After mocking stay-at-home order, Merced Co. sheriff changes tune as COVID-19 cases surge

California
Atwater, in California’s Merced County, declared itself a “sanctuary city” from the state’s coronavirus stay-at-home orders. City Council members John Cale, left, Danny Ambriz, City Manager Lori Waterman and Mayor Pro Tem Brian Raymond bow their heads during the invocation at the start of a meeting on May 26. (Genaro Molina / Los Angeles Times)

Atwater, in California’s Merced County, declared itself a “sanctuary city” from the state’s coronavirus stay-at-home orders. City Council members John Cale, left, Danny Ambriz, City Manager Lori Waterman and Mayor Pro Tem Brian Raymond bow their heads during the invocation at the start of a meeting on May 26. (Genaro Molina / Los Angeles Times)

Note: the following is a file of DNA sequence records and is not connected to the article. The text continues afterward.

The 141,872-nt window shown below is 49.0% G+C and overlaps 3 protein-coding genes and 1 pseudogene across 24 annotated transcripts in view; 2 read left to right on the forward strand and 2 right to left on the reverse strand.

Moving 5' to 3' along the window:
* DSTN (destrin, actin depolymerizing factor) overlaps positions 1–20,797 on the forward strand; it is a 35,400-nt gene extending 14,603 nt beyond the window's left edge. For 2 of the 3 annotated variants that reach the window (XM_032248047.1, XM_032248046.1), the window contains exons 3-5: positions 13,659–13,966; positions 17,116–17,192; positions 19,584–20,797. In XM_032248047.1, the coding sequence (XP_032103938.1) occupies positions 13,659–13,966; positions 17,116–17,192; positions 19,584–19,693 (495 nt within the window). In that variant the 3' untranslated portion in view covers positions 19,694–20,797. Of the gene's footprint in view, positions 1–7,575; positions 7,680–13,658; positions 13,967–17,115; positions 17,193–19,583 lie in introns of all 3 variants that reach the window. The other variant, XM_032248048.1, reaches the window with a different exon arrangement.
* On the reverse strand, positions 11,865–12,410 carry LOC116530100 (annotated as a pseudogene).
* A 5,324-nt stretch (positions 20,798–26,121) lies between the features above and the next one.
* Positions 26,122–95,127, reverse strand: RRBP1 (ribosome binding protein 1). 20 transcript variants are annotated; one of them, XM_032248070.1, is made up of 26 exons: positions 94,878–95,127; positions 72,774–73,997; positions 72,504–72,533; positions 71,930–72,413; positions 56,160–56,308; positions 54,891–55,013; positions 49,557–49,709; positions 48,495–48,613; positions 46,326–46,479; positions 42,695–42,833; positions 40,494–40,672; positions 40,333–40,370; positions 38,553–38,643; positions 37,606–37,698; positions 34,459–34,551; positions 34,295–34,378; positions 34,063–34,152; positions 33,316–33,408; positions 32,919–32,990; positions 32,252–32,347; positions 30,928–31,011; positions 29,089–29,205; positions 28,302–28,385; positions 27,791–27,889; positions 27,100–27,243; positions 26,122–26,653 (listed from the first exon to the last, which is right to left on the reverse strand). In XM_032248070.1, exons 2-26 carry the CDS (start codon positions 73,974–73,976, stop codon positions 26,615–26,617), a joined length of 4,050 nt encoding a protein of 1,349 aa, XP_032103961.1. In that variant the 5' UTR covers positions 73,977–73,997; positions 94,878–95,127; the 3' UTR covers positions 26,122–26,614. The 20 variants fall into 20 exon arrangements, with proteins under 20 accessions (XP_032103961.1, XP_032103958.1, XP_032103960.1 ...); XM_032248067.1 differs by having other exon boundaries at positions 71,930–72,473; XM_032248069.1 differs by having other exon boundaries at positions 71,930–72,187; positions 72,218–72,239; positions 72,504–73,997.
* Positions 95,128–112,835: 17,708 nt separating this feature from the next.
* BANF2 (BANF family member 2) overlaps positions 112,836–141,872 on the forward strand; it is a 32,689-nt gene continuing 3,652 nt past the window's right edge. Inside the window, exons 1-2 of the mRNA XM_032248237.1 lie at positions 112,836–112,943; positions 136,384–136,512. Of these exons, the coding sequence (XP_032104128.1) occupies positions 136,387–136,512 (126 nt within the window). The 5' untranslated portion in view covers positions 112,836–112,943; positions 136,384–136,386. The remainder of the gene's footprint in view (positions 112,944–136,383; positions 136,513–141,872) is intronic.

In mid-May, Merced County Sheriff Vernon Warnke had a lot to say about California’s stay-at-home orders to slow the spread of coronavirus, none of it good.

He posted a defiant message to Facebook saying he refused to enforce the state’s orders because they meant “economic slaughter” and he believed government had no right to tell him or anyone else it was too risky to get a haircut or dental checkup.

“I truly believe that Governor Newsom’s motivation is to have the majority of the citizens (and illegal residents) dependant [sic] on governments assistance so he could maintain this control once this ‘pandemic’ is declared over,” Warnke wrote.

Two months later, with cases spiking and Merced County now on the state’s coronavirus watch list, the sheriff has changed his tune: “Wear your masks, do your social distancing, wash your hands … Please take it seriously.”

Read the full story on LATimes.com.

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